Israel has sent a pointed signal to the Assad regime and Iran — and to the regime’s other essential ally Russia — with a missile strike on a military base near al-Qiswa, about 13 km (8 miles) southwest of Syria’s capital Damascus.
Unconfirmed claims said that Iranian and Iranian-led militiamen were among casualties of the strike, with assertions that five missiles were fired. Syrian state media said its air defenses intercepted at least two Israeli missiles fired at a government “military position” in Damascus province, but that the attack still caused damage.
Syrian State media SANA said “the army’s air defense at midnight confronted an Israeli attack with ground-to-ground missiles” but admitted “material damage to the site”.
The base drew attention in November with publication of satellite photographs indicating that it was being built up to accommodate up to 500 troops. Claims circulated that Iran, which has been developing property in the area, was planning to put its units and foreign militias in the complex.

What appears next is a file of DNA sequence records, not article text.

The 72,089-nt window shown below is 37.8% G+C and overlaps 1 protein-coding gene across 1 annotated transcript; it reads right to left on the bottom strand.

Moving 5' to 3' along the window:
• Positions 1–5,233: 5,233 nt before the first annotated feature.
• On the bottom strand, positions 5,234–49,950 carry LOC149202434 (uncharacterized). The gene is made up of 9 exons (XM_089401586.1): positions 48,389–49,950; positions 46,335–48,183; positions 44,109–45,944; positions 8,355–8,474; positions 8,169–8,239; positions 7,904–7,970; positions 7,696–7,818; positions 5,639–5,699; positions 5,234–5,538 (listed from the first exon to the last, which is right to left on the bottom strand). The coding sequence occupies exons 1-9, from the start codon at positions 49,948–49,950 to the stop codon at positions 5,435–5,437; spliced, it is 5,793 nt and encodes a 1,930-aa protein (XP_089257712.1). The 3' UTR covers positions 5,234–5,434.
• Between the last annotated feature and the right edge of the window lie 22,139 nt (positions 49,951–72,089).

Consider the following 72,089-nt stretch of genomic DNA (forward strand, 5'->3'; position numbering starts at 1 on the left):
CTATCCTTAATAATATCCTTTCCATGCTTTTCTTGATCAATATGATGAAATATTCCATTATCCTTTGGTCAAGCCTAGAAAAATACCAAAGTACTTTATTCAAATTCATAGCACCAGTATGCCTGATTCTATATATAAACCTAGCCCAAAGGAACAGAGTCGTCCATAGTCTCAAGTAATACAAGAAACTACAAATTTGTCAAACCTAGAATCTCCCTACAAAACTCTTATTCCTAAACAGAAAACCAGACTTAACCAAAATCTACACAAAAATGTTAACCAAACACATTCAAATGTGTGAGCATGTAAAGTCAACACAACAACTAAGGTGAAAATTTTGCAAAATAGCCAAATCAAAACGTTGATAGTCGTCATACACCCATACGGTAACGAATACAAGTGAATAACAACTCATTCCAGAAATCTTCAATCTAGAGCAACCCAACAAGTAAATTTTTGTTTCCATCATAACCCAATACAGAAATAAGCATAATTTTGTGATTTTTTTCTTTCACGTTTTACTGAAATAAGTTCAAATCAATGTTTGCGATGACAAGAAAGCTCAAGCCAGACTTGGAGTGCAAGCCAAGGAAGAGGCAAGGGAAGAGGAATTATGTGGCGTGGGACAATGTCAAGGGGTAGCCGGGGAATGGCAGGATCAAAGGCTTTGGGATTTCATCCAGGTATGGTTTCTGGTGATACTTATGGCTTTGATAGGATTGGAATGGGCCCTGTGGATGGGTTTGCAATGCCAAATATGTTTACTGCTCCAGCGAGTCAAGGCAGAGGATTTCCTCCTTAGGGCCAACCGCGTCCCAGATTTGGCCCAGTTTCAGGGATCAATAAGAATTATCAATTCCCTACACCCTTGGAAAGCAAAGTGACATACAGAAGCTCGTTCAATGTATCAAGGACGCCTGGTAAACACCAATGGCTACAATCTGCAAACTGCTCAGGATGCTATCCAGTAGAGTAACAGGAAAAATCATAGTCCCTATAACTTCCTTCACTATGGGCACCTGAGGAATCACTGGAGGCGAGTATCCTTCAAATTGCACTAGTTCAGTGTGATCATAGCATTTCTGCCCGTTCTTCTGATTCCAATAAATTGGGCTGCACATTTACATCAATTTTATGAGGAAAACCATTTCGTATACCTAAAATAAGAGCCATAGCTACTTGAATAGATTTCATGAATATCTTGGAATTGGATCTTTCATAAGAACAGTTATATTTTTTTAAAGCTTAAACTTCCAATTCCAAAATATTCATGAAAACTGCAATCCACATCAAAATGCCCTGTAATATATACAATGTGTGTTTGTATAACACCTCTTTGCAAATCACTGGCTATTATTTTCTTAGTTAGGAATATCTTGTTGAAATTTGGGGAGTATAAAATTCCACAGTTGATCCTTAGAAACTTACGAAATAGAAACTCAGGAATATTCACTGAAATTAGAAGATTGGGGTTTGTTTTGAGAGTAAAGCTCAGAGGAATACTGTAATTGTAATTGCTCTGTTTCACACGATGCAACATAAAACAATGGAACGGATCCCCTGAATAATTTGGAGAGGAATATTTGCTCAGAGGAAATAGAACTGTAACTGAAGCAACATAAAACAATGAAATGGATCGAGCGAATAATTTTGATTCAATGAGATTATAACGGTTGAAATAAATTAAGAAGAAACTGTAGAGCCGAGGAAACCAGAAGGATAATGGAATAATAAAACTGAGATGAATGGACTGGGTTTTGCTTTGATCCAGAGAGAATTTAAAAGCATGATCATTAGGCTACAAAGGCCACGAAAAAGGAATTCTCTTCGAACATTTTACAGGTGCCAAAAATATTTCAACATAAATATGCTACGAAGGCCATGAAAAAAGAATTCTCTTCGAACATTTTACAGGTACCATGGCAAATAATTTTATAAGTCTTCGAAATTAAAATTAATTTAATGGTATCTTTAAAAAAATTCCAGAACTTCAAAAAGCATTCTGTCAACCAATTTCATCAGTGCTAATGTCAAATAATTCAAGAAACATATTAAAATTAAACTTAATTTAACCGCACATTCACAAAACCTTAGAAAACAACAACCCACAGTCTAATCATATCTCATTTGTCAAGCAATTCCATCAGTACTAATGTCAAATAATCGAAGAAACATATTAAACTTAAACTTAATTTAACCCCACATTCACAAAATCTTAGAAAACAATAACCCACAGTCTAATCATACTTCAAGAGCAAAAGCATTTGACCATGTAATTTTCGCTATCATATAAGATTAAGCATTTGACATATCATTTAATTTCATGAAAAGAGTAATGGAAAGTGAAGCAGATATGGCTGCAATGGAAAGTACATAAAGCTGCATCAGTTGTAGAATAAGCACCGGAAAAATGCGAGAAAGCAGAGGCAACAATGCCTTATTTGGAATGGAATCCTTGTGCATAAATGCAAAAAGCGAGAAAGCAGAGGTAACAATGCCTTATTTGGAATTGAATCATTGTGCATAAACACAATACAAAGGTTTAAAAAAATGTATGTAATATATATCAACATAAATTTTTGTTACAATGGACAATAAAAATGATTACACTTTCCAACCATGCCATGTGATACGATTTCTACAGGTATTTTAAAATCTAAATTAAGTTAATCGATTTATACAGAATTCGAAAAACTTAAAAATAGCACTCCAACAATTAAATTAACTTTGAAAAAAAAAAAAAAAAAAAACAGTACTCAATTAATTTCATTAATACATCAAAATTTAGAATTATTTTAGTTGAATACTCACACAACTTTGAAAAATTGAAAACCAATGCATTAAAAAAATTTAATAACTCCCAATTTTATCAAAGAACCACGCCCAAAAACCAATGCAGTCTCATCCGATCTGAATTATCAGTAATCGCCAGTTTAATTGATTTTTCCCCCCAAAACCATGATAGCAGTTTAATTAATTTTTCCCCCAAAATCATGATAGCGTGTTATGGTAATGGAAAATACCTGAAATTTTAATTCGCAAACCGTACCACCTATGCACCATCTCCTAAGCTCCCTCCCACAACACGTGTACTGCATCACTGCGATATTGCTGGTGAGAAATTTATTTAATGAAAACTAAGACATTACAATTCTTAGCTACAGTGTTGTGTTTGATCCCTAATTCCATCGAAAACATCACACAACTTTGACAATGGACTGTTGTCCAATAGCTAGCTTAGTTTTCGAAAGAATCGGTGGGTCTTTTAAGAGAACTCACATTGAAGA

The base lies on a corridor between the center of the regime in southern Damascus and the bases of the regime’s military southwest of the capital.
Top Israeli officials have repeatedly warned that they will not tolerate an Iranian military presence in Syria; however, Russia has rejected their requests to force the compliance of the Assad regime.
Prime Minister Benjamin Netanyahu reportedly conveyed a warning to Bashar Assad in recent days, via a third party, that the regime will itself be targeted if Iran is allowed a permanent presence.
Israel has regularly struck regime targets — including a “research center” devoted to missile development, bases, warehouses, and convoys — that are part of a weapons supply to the Lebanese organization Hezbollah.
In January 2015 an Iranian general and Hezbollah troops were killed by an airstrike in southwest Syria near the Israeli-occupied Golan Heights, reportedly as they were planning to set up missile positions. The Israelis have made any movement of Hezbollah, Iranian units, or Iranian-led foreign militia into the area a “red line” that cannot be crossed, periodically hitting regime positions near the Golan to reinforce the message.
On Saturday night, Netanyahu’s office released a key passage from a message that he recorded on Thursday:
Let me reiterate Israel’s policy: We will not allow a regime hell-bent on the annihilation of the Jewish state to acquire nuclear weapons. We will not allow that regime to entrench itself militarily in Syria, as it seeks to do, for the express purpose of eradicating our state.
The Israel Defense Forces do not officially comment on their operations inside Syria.